|Rachel Gaines lived enslaved until her early 20’s. After Emancipation her enslaver hired her to continue to work on his plantation. This excerpt describes her Emancipation and experiences still living and working in the plantation in the years after.|
*Historically-used terms that are offensive, marginalizing and/or disparaging have been removed from the transcripts and replaced with [redacted]. See more information.
After freedom was declared the master told all his slaves that they could go wherever they pleased, but if they couldn’t make their own living to come to him and he would help them. Missus Dickinson kept me there because I was the nurse to their son, Howard, who was sure a wild one. I remember how he would tote out fried chicken, pig meat and other good stuff to us …
They agreed to pay me $35.00 a year (and keep) and it was given me every Christmas morning. They treated me good, gave me all the clothes and other things I needed, as if I were one of the family.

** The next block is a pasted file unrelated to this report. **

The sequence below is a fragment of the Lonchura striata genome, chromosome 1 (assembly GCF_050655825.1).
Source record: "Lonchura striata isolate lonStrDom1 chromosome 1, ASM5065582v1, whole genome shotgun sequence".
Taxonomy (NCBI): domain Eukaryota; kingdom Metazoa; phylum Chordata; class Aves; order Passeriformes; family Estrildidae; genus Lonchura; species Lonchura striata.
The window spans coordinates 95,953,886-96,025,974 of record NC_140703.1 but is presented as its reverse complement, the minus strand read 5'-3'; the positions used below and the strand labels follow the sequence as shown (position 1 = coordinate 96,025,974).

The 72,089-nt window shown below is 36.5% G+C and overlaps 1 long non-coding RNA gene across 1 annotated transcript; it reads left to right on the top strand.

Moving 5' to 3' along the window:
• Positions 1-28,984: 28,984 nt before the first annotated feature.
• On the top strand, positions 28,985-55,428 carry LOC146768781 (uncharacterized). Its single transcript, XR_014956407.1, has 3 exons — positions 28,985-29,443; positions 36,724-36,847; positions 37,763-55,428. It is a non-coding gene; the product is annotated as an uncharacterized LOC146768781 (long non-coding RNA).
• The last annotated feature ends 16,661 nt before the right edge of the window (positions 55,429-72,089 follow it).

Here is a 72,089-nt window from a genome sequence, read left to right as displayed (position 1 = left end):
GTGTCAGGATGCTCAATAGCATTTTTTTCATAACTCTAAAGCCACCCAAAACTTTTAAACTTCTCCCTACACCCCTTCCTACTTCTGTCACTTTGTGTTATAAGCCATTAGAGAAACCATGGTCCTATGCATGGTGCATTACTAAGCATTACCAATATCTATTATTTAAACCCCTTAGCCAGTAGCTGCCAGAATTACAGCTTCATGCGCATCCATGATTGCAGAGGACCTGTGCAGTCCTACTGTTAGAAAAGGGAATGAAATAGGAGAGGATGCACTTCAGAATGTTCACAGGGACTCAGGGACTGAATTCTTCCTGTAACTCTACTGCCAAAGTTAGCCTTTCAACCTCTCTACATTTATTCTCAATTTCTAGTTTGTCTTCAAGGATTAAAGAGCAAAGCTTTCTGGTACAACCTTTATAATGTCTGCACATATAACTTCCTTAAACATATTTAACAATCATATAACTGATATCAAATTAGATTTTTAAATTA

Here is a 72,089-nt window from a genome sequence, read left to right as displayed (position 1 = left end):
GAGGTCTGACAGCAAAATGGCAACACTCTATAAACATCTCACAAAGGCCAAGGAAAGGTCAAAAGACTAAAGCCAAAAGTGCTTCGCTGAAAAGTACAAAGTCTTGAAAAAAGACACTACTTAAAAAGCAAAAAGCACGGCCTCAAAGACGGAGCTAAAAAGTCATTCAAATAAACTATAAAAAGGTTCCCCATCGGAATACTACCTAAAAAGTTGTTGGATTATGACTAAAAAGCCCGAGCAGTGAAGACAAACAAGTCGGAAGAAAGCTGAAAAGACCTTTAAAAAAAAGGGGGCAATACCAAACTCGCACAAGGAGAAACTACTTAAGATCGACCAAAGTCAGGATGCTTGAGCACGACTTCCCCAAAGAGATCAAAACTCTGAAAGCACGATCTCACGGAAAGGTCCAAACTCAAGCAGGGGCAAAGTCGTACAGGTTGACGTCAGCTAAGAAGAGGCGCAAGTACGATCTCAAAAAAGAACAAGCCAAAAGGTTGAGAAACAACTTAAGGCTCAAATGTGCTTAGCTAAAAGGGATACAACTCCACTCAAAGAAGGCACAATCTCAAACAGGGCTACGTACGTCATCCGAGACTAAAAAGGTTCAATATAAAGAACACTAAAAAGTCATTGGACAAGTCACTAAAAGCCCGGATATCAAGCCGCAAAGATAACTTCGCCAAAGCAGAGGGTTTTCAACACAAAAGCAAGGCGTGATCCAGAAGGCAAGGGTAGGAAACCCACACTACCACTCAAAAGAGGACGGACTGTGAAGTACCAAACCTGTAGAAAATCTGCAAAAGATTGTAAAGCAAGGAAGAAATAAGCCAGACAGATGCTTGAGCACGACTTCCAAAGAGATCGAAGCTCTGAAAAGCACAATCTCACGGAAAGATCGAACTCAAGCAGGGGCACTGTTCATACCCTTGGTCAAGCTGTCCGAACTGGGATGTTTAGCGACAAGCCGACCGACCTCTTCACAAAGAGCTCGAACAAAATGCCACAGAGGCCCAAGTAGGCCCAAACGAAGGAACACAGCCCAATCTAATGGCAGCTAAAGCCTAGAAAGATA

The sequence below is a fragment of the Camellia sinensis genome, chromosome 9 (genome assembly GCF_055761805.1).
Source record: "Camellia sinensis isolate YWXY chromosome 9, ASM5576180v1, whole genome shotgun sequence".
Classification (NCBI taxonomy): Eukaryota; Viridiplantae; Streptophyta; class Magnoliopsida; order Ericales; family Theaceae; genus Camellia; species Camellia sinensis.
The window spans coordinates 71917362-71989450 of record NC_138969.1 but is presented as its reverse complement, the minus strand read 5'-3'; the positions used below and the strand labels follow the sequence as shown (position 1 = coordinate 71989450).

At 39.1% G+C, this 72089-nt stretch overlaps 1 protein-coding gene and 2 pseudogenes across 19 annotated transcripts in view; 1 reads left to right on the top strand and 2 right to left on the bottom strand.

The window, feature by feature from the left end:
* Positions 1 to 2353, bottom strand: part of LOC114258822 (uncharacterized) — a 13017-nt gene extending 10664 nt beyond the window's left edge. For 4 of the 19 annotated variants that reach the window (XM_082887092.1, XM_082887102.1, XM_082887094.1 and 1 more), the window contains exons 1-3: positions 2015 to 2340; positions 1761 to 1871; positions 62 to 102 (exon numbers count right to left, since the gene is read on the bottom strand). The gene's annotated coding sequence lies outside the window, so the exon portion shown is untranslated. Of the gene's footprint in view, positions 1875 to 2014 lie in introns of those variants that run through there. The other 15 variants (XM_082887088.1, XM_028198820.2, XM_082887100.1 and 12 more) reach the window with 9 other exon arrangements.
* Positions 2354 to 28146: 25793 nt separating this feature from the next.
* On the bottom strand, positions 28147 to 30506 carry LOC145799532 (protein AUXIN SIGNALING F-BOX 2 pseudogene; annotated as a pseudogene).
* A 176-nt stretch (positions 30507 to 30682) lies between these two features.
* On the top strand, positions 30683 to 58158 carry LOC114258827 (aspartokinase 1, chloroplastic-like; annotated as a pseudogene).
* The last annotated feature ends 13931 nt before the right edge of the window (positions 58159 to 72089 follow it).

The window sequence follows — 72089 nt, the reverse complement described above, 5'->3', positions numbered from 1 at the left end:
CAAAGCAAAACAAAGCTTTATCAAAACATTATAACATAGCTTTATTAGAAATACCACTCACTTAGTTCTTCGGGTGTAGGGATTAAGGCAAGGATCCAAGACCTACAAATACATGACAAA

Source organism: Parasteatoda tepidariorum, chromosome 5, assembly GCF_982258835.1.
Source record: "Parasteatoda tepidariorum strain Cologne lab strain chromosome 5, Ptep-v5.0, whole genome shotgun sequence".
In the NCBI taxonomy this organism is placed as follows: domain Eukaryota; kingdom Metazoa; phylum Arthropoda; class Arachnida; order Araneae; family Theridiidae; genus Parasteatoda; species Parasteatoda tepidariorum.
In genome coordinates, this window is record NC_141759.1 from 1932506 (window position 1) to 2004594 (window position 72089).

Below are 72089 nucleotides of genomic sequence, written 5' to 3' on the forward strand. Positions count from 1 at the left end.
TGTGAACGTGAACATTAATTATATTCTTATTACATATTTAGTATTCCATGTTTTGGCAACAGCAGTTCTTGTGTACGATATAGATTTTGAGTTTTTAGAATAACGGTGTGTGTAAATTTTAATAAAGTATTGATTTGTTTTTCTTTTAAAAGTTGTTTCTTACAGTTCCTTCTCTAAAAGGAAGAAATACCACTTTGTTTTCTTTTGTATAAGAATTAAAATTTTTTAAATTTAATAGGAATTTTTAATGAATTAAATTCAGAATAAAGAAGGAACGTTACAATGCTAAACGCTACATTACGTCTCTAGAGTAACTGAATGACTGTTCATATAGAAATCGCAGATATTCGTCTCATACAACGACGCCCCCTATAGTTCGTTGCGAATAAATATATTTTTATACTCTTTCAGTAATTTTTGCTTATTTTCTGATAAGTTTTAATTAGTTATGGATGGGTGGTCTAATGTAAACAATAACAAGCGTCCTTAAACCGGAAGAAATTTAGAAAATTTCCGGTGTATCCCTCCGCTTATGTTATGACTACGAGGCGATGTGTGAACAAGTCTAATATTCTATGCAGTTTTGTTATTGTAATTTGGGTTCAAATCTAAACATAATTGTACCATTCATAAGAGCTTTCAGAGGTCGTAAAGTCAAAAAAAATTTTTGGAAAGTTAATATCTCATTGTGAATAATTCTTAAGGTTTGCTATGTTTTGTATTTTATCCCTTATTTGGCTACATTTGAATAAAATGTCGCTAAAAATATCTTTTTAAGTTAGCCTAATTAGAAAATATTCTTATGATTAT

Every two weeks the master would send for Jordan McGowan, who was the leader of a string music band. They would get there Friday night early and the slaves would dance in the grape house that night and all day Saturday up to midnite. You don’t have now as good dance music and as much fun as the ole time days had. We always had a big barbecue and watermelon feast every time we had a dance. Never again will there be as good times as we used to have.
Formerly enslaved person
|Birth Year (Age)||Interviewer|
|Rachel Gaines||1840 (Believes she is 95-100)||Unknown||Dr. Bainbridge Dickerson|
|Interview Location||Residence State||Birth Location|
|Nashville, TN||Tennessee||Todd County, KY|
|Themes & Keywords||Additional Tags:|
|Emancipation,||First person, dialect,|